Finding the right players takes time (here’s a guide on how to get started with finding playtesters), but for your quick playtest, make sure you’re consciously thinking about “how can I find people who are similar to my real players?” and “how will the type of people who playtest for me influence their feedback?”. You can then keep this in mind when analysing the feedback from your informal playtest, and use it to prioritise or deprioritise what you hear.

Watch people play

It’s tempting to rely on surveys or feedback on a Discord channel to get data from playtests because it’s convenient, but it relies on players self-reporting what happened to them, which misses a huge amount of valuable information.

Players can’t tell you features they didn’t discover or didn’t understand. They can’t tell you what they missed. They can’t give you enough detail about why problems happened so that you can fix them.

Watching just two or three people play your game gives a huge amount more rich information and puts you in a much better position to actually make informed changes to your game rather than trying to guess what players meant on a survey.

Analyse what you see and hear

After you watch people play your game and speak to them about it, you’ll have a bunch of raw data to draw upon. It’s crucial to actually analyse this feedback, rather than act on their suggestions immediately.

A good rule of thumb is to trust what you observed. If you saw a player do something, or saw that a player didn’t understand something, you know that is an objective fact, and it’s safe to take action to fix it.

You have to be more careful with ‘feedback’ from players that they reported themselves. Their opinions about the game being too hard, or not enjoying certain bits are a clue that you should investigate that area more – but not necessarily trust their interpretation of what should be different. For example: “This game is hard” might be fine if you want the game to be difficult. Or “You should add a new weapon” is a clue that something is wrong – but the fix might be completely different to adding a new weapon, and needs exploring.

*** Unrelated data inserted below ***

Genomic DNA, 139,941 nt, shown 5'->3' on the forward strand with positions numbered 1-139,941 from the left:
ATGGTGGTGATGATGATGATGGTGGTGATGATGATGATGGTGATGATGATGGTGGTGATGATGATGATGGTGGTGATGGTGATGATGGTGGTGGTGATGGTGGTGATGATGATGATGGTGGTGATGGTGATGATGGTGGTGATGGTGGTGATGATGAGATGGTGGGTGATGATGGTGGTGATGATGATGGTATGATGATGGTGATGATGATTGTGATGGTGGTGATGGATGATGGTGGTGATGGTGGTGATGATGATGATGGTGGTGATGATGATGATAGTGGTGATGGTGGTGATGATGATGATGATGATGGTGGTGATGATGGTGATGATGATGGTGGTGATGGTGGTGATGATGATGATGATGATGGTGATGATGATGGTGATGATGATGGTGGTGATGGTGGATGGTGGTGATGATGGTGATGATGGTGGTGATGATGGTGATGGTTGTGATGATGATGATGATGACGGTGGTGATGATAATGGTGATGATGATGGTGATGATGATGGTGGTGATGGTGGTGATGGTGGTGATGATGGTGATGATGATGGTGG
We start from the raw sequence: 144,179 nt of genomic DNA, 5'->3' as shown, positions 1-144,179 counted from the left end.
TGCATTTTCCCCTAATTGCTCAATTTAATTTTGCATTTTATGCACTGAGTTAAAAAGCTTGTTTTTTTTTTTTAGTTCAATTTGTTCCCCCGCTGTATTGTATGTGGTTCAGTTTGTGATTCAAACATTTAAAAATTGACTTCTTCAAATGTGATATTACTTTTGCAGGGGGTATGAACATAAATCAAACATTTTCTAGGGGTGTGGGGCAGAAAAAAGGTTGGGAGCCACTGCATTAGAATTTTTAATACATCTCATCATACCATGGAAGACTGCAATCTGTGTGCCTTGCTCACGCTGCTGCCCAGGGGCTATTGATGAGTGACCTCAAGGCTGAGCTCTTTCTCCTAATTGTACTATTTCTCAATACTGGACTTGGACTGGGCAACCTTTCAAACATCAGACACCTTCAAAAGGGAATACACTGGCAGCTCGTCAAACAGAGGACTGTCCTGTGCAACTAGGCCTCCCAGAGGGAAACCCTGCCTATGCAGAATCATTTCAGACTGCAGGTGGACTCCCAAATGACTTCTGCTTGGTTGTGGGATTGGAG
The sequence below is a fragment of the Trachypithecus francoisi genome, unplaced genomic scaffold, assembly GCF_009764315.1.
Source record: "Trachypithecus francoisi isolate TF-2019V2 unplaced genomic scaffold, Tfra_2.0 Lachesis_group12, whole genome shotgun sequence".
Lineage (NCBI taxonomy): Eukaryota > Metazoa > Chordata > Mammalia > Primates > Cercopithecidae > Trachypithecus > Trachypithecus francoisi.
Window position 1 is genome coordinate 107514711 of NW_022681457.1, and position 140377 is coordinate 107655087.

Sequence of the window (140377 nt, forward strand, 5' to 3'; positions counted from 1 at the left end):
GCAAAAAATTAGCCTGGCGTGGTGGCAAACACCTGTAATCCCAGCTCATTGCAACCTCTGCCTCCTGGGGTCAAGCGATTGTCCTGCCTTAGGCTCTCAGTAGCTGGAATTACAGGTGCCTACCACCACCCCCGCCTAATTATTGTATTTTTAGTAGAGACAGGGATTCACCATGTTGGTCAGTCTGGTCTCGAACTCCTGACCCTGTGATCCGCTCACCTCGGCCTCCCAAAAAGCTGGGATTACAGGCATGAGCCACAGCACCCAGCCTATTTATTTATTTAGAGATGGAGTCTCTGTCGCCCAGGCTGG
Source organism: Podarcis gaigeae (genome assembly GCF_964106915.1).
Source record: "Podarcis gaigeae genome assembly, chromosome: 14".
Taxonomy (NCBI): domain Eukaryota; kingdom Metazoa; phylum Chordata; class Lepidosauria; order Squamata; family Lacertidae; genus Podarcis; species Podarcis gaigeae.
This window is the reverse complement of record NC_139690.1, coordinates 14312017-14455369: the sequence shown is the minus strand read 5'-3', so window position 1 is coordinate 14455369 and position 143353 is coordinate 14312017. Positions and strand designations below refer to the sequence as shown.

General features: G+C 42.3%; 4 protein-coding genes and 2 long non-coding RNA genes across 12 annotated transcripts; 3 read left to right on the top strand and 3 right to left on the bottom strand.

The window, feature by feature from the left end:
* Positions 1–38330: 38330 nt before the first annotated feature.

Trust the player behaviour you see yourself, and use what players say as a clue to investigate further – but don’t act immediately on their feedback.

Get serious about playtesting

If you’re interested in learning how to run better playtests, I send a lesson each month on playtesting and games user research. Sign up for the monthly email here. (No spam, just a single nice email from me)

Or if you are ready to get serious about playtesting today, get the Playtest Kit – a complete playtesting process, with all the templates and guides you need to get started finding players, running tests + surveys, and improving your game today. 

Learn more about the Playtest Kit, and get an exclusive 10% off this month with the code “indiebandits”.

Steve Bromley is a games user researcher working to make playtesting easier for all game developers.